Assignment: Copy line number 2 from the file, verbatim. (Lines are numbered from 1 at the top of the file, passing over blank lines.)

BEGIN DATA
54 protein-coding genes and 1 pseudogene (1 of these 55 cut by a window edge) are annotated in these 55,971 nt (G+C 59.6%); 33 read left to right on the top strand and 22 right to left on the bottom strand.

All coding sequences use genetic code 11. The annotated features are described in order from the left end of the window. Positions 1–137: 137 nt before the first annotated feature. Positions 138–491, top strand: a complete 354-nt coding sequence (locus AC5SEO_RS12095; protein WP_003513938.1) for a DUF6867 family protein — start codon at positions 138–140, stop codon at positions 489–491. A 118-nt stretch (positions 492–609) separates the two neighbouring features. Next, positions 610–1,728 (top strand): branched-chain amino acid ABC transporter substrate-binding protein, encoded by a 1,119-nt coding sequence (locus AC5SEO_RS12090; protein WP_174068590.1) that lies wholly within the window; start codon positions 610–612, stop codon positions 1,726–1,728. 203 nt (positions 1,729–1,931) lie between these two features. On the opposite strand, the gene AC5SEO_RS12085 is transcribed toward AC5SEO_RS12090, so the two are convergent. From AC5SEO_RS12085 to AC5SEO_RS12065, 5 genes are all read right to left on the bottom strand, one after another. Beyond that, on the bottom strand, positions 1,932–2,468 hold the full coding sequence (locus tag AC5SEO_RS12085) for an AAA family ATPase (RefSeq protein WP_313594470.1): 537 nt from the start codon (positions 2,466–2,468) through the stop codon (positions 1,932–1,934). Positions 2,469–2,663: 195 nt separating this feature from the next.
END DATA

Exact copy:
All coding sequences use genetic code 11. The annotated features are described in order from the left end of the window. Positions 1–137: 137 nt before the first annotated feature. Positions 138–491, top strand: a complete 354-nt coding sequence (locus AC5SEO_RS12095; protein WP_003513938.1) for a DUF6867 family protein — start codon at positions 138–140, stop codon at positions 489–491. A 118-nt stretch (positions 492–609) separates the two neighbouring features. Next, positions 610–1,728 (top strand): branched-chain amino acid ABC transporter substrate-binding protein, encoded by a 1,119-nt coding sequence (locus AC5SEO_RS12090; protein WP_174068590.1) that lies wholly within the window; start codon positions 610–612, stop codon positions 1,726–1,728. 203 nt (positions 1,729–1,931) lie between these two features. On the opposite strand, the gene AC5SEO_RS12085 is transcribed toward AC5SEO_RS12090, so the two are convergent. From AC5SEO_RS12085 to AC5SEO_RS12065, 5 genes are all read right to left on the bottom strand, one after another. Beyond that, on the bottom strand, positions 1,932–2,468 hold the full coding sequence (locus tag AC5SEO_RS12085) for an AAA family ATPase (RefSeq protein WP_313594470.1): 537 nt from the start codon (positions 2,466–2,468) through the stop codon (positions 1,932–1,934). Positions 2,469–2,663: 195 nt separating this feature from the next.